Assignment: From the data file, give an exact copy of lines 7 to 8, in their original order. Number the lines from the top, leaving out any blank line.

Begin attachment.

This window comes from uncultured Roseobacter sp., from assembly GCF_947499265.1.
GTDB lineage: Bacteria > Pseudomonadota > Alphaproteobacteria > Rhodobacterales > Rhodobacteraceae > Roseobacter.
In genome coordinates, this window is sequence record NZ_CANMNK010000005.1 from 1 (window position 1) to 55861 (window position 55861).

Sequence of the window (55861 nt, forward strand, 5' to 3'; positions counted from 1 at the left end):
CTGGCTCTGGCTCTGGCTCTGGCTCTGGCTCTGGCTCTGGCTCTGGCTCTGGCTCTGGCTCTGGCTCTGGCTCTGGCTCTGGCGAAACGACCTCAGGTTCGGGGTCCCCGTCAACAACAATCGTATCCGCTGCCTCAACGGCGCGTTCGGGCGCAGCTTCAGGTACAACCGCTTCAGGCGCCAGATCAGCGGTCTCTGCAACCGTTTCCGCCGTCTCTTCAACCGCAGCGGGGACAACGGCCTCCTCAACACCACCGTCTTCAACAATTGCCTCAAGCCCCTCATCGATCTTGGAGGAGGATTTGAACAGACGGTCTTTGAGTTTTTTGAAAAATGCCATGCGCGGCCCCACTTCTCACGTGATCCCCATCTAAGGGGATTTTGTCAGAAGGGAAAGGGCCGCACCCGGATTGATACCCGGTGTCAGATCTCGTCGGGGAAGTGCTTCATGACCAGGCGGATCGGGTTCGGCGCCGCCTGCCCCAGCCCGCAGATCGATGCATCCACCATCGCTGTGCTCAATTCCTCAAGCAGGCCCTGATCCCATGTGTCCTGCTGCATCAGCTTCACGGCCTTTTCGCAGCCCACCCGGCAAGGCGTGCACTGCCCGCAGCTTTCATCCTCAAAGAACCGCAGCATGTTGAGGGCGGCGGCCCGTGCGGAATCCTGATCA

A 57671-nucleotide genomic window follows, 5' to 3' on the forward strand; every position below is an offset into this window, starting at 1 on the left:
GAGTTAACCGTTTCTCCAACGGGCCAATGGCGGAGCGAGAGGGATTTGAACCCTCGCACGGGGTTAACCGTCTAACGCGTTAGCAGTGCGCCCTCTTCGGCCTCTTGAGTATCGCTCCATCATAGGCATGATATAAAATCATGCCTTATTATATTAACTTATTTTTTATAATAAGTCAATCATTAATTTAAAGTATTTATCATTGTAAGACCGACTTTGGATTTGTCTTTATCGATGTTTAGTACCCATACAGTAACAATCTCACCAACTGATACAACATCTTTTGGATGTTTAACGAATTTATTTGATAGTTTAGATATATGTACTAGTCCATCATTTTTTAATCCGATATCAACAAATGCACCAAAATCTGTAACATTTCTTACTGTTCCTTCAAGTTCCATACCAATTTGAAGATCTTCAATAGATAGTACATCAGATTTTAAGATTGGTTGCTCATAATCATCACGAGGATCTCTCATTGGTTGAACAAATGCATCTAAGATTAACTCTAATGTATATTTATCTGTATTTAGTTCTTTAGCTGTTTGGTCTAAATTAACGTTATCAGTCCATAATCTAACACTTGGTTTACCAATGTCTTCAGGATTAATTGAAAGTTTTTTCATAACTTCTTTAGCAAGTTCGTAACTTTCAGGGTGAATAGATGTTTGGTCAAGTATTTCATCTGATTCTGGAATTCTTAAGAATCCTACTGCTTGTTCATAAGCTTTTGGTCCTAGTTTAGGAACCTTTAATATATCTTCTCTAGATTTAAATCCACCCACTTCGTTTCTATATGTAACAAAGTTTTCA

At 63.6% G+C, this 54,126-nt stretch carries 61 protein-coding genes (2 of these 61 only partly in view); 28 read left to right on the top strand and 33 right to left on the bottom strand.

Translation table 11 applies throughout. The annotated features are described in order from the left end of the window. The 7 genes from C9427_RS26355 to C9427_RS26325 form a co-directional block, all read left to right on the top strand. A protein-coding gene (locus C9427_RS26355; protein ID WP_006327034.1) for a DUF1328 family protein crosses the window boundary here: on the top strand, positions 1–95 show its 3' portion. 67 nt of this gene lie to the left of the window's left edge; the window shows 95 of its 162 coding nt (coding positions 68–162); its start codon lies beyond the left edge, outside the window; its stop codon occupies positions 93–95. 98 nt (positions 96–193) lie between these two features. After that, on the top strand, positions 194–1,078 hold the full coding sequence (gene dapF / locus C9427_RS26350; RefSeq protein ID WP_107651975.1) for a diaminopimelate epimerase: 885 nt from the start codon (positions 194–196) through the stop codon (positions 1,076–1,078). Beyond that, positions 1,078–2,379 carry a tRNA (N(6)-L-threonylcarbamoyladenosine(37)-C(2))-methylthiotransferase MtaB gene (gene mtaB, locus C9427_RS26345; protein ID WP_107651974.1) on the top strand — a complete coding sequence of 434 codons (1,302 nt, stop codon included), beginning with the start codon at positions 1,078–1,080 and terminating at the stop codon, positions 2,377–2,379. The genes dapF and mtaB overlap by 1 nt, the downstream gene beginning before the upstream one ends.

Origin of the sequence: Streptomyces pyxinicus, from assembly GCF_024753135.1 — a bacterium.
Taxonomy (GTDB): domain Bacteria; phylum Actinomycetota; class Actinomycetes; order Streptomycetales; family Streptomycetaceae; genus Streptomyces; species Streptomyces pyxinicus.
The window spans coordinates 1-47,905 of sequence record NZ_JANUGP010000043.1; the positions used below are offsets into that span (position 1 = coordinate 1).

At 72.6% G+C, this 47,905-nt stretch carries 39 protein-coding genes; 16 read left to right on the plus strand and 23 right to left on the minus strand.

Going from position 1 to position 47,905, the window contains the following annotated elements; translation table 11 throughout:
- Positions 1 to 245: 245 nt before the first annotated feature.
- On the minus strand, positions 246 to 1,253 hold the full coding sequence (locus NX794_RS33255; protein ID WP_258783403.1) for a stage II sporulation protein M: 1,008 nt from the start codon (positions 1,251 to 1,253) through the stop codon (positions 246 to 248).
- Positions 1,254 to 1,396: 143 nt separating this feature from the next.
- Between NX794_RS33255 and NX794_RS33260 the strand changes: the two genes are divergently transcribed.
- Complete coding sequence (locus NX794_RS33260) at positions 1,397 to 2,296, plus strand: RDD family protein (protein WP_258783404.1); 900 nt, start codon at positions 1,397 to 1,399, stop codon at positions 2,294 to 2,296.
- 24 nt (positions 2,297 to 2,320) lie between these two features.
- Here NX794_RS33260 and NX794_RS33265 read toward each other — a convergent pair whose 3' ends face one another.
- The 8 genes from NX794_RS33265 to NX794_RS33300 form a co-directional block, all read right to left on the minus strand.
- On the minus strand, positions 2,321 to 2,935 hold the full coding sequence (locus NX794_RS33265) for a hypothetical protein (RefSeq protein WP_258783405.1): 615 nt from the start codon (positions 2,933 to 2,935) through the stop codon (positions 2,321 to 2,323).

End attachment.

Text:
GAGTTAACCGTTTCTCCAACGGGCCAATGGCGGAGCGAGAGGGATTTGAACCCTCGCACGGGGTTAACCGTCTAACGCGTTAGCAGTGCGCCCTCTTCGGCCTCTTGAGTATCGCTCCATCATAGGCATGATATAAAATCATGCCTTATTATATTAACTTATTTTTTATAATAAGTCAATCATTAATTTAAAGTATTTATCATTGTAAGACCGACTTTGGATTTGTCTTTATCGATGTTTAGTACCCATACAGTAACAATCTCACCAACTGATACAACATCTTTTGGATGTTTAACGAATTTATTTGATAGTTTAGATATATGTACTAGTCCATCATTTTTTAATCCGATATCAACAAATGCACCAAAATCTGTAACATTTCTTACTGTTCCTTCAAGTTCCATACCAATTTGAAGATCTTCAATAGATAGTACATCAGATTTTAAGATTGGTTGCTCATAATCATCACGAGGATCTCTCATTGGTTGAACAAATGCATCTAAGATTAACTCTAATGTATATTTATCTGTATTTAGTTCTTTAGCTGTTTGGTCTAAATTAACGTTATCAGTCCATAATCTAACACTTGGTTTACCAATGTCTTCAGGATTAATTGAAAGTTTTTTCATAACTTCTTTAGCAAGTTCGTAACTTTCAGGGTGAATAGATGTTTGGTCAAGTATTTCATCTGATTCTGGAATTCTTAAGAATCCTACTGCTTGTTCATAAGCTTTTGGTCCTAGTTTAGGAACCTTTAATATATCTTCTCTAGATTTAAATCCACCCACTTCGTTTCTATATGTAACAAAGTTTTCA

At 63.6% G+C, this 54,126-nt stretch carries 61 protein-coding genes (2 of these 61 only partly in view); 28 read left to right on the top strand and 33 right to left on the bottom strand.